Seasons: Four Times of the Year (page 2)
Try New Approaches
How does the angle at which radiation strikes a surface affect the intensity of the radiation? Repeat the experiment three times, first holding the flashlight perpendicular to the paper. Then, without moving the end of the ruler touching the paper, tilt the flashlight about 45° from the paper. Finally, tilt the flashlight about 10° from the paper. Use a different color pen to trace the outline of each lighted area on the paper. Note that the amount of radiation leaving the flashlight is the same regardless of the angle of the flashlight. So the size of the lighted areas indicates how concentrated or intense the radiation from the flashlight is. Science Fair Hint: Display the overlapping circles, labeling each with its estimated area and the angle of light that produced it.
Design Your Own Experiment
- Design an experiment to measure the change in the intensity of solar radiation during the day. One way is to secure graph paper to a board so that it will lie flat. Place the board outdoors on a level surface in a sunny area. Bend a large paper clip to make a stand for a 2-inch (5-cm)–diameter Styrofoam ball. Stand the ball on the graph paper. Using the technique in ''Try New Approaches," determine the area of the ball's shadow at different times during the day. Note: As the area of the light increases, its intensity decreases.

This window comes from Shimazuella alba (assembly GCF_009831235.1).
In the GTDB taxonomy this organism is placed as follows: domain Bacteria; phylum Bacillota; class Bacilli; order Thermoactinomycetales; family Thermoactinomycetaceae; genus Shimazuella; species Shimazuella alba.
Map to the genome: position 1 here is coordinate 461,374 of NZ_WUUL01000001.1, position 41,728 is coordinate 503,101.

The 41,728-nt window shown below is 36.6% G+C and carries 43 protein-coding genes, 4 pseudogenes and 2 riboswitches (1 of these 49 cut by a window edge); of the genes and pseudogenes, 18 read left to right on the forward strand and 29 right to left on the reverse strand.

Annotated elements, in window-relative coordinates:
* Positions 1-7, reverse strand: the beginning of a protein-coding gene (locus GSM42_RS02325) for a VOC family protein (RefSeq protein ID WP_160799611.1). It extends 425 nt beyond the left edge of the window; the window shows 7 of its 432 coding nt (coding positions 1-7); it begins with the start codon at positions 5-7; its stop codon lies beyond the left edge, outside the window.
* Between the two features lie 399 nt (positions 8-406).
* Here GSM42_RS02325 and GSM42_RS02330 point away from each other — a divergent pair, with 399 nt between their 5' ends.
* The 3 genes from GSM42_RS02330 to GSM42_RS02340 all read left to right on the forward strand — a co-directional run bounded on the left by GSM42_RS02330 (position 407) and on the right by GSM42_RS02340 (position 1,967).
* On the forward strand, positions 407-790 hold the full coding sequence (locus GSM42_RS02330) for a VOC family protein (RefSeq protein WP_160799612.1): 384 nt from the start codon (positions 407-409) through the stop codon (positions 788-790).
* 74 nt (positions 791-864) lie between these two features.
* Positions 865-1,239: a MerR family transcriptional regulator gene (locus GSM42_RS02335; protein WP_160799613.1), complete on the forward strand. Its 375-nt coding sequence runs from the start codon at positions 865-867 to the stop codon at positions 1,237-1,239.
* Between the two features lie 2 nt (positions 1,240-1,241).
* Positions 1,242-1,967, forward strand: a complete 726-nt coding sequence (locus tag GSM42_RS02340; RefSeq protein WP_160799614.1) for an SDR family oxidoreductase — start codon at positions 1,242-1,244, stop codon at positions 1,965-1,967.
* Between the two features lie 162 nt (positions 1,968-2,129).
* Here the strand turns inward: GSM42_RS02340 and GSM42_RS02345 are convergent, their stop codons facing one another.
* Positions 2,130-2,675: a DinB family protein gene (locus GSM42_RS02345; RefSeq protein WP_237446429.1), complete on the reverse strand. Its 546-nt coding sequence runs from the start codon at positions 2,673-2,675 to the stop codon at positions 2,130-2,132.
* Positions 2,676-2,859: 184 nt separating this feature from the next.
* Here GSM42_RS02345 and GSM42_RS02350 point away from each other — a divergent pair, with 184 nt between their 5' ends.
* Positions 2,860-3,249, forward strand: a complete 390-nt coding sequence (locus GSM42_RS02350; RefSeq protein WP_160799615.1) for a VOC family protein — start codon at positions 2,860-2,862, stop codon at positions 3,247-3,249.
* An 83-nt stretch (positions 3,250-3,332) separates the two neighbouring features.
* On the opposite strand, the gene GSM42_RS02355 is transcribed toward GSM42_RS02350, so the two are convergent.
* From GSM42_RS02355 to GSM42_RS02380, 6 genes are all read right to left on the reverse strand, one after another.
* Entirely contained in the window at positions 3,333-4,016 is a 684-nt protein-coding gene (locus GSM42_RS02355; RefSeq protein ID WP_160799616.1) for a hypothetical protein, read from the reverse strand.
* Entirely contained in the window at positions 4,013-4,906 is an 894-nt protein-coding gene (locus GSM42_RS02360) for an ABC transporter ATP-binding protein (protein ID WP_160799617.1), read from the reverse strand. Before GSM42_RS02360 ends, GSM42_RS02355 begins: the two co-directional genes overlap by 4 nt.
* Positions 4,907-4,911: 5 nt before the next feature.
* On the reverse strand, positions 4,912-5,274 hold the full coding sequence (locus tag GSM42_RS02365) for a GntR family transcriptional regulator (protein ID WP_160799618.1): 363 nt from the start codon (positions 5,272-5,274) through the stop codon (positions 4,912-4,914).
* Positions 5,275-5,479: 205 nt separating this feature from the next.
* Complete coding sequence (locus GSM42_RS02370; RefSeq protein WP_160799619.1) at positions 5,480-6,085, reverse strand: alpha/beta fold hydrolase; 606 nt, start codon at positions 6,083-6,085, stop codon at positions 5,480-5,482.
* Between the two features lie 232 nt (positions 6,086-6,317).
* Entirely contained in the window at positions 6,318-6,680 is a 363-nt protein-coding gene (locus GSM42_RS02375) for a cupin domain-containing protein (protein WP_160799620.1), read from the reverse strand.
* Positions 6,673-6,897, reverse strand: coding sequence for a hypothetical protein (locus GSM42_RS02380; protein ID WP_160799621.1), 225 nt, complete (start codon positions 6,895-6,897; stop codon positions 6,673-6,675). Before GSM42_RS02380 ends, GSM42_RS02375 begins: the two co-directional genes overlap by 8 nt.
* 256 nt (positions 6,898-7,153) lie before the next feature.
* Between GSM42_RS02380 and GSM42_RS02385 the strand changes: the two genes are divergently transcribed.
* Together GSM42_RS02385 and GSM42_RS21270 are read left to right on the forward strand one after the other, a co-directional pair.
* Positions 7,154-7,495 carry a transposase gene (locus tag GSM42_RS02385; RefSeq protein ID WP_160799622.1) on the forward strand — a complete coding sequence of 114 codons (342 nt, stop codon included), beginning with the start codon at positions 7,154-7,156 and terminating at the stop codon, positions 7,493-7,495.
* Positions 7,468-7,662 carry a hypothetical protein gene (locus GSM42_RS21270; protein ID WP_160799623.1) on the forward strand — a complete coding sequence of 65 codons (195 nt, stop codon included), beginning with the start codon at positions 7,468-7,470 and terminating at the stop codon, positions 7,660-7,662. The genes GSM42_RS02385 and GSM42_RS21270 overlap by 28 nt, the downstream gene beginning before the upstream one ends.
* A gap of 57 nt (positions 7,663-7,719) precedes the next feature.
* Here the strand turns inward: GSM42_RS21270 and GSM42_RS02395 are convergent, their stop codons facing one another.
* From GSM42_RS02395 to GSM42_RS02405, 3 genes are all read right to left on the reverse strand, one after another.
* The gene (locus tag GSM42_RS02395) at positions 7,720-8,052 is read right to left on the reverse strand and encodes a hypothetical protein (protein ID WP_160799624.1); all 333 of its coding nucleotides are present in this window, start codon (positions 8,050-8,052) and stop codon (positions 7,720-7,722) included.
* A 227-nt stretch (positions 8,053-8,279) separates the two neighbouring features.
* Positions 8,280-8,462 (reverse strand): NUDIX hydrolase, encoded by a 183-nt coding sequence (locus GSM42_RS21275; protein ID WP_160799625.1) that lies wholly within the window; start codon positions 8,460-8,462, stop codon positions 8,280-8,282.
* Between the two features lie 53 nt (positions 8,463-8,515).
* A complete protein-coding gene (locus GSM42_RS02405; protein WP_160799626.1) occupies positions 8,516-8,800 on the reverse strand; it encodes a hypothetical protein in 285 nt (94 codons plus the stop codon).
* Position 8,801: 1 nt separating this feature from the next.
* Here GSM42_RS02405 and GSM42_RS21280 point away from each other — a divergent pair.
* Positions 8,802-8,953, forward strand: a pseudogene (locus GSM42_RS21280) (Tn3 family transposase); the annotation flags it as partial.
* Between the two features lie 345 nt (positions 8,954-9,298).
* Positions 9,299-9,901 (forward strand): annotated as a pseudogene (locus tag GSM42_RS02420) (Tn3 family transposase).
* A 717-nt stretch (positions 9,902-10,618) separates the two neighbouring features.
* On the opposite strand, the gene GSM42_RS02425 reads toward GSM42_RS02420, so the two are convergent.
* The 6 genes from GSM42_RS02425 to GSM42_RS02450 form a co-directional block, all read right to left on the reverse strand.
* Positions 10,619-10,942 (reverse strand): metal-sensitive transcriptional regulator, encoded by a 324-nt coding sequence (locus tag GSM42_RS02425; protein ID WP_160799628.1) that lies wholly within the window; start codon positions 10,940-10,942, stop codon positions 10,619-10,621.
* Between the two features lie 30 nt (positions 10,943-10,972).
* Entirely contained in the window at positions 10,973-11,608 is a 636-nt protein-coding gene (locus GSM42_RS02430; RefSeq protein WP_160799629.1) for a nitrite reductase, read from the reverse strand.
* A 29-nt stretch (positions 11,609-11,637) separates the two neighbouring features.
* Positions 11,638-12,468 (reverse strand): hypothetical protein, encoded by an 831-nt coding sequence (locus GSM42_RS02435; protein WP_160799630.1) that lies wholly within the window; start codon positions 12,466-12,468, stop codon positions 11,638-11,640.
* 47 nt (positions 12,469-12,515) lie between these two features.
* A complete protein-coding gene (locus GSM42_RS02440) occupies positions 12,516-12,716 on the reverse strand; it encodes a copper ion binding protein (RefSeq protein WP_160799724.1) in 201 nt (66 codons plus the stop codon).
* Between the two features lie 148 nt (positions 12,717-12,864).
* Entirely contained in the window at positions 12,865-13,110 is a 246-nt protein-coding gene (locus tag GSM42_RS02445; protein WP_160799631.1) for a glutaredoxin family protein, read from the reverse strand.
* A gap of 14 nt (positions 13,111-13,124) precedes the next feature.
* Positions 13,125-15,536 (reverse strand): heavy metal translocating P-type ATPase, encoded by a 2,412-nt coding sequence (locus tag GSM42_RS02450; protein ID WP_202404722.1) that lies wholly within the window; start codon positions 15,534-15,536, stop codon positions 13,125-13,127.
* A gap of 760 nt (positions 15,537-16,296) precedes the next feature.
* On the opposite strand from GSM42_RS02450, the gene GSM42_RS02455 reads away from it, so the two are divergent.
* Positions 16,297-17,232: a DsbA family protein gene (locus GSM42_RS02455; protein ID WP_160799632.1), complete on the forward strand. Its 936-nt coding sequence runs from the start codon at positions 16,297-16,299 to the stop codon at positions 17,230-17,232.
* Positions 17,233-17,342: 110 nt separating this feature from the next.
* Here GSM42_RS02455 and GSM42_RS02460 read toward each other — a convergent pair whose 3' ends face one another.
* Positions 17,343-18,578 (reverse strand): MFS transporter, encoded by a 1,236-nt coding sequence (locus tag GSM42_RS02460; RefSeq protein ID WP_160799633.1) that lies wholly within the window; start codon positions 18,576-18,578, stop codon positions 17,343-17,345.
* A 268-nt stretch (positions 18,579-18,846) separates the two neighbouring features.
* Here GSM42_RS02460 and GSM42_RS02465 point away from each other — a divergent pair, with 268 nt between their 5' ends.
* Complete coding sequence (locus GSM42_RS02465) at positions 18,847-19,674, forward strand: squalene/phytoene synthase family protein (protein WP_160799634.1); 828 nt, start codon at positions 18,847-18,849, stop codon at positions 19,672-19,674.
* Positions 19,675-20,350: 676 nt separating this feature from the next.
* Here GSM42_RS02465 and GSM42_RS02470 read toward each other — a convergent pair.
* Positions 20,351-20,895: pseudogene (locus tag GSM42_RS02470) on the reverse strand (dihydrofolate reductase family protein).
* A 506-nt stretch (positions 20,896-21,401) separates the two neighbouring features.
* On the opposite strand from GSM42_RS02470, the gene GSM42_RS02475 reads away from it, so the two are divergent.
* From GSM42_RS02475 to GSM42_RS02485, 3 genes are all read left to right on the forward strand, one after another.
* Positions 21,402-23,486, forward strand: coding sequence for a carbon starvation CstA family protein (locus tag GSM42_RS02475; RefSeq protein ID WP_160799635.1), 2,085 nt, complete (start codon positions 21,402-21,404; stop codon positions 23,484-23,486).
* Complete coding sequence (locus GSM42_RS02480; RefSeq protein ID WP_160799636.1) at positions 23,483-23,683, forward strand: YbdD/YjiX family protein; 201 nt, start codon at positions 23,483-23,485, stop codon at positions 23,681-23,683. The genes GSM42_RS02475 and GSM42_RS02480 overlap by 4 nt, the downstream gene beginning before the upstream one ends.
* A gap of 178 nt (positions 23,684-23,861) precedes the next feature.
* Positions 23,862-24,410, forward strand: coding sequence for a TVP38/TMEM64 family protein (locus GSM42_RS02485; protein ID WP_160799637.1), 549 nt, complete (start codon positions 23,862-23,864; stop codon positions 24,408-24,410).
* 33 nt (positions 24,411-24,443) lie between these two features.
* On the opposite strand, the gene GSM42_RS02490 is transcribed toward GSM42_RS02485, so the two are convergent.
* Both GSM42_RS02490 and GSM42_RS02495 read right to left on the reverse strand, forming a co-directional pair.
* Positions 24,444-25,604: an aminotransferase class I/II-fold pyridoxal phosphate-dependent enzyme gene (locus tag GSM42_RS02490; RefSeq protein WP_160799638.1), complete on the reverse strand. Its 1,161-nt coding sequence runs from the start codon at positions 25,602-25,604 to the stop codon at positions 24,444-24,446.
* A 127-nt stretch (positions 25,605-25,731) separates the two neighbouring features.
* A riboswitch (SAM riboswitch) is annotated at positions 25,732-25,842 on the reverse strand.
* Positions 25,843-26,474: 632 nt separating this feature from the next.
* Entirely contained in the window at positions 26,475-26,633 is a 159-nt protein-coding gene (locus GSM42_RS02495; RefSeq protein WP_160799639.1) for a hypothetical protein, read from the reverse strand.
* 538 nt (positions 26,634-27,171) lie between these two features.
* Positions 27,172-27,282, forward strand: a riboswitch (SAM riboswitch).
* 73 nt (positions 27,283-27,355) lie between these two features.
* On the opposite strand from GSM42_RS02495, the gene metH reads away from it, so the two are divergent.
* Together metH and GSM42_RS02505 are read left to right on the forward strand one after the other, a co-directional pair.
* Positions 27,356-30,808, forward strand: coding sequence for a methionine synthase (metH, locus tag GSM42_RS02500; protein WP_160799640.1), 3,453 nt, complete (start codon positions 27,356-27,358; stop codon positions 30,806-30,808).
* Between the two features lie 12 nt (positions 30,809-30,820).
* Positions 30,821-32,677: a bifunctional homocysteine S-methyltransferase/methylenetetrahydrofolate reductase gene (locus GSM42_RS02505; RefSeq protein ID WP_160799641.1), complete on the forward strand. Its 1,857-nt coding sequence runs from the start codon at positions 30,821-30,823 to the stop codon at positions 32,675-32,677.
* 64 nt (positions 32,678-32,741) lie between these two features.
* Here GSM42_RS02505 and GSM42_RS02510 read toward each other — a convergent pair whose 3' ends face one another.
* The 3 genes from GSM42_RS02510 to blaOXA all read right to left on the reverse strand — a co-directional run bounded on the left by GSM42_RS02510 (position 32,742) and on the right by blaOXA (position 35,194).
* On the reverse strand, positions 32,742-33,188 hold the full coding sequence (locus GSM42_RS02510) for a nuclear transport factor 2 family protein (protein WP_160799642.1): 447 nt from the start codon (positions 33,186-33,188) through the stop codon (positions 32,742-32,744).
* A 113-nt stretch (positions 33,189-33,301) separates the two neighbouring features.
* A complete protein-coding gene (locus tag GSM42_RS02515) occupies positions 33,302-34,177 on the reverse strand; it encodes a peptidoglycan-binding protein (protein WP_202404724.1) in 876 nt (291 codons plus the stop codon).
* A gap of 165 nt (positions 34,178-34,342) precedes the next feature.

- To determine the changes in intensity of solar radiation from season to season, repeat the previous experiment at noon on the first day of each week for as many weeks as possible.
- Design an experiment to relate light intensity to the angle of the Sun's rays. One way is to record the angle of the Sun's rays each time the light intensity is measured. Determine these angles by hammering a large nail, such as a 16d nail into a block of wood until it stands straight and strong. Set the block outdoors, using a carpenter's level to ensure that the block is level. Tape a string to the top of the nail. Ask a helper to stretch the string from the nail to the end of its shadow. Use a protractor to measure the angle between the nail and the string, as shown in Figure 9.3. This is the angle of the shadow. Determine the angle of the Sun's rays using this formula:
- angle of Sun's rays = 90° – angle of shadow
For example, in Figure 9.3 the angle of the shadow is 50°, so the angle of the Sun's rays is:
Get the Facts
Solstice is combined from two Latin words, sol (Sun) and stare (to stand). Solstices are the times when the Sun, in its apparent annual motion, is at its greatest angular distance north or south of the celestial equator, which is an imaginary line in the sky projected from Earth's equator. On the days of the solstice, in summer and winter, the periods of daylight or 'darkness are the longest of the year. How does the position of the Sun affect the angle of the Sun's rays? Where is the Sun at the equinoxes? How do these positions affect the angle of its rays? For information, see Richard Moeschl, Exploring the Sky (Chicago: Chicago Review Press, 1993), pp. 12–15.
Warning is hereby given that not all Project Ideas are appropriate for all individuals or in all circumstances. Implementation of any Science Project Idea should be undertaken only in appropriate settings and with appropriate parental or other supervision. Reading and following the safety precautions of all materials used in a project is the sole responsibility of each individual. For further information, consult your state’s handbook of Science Safety.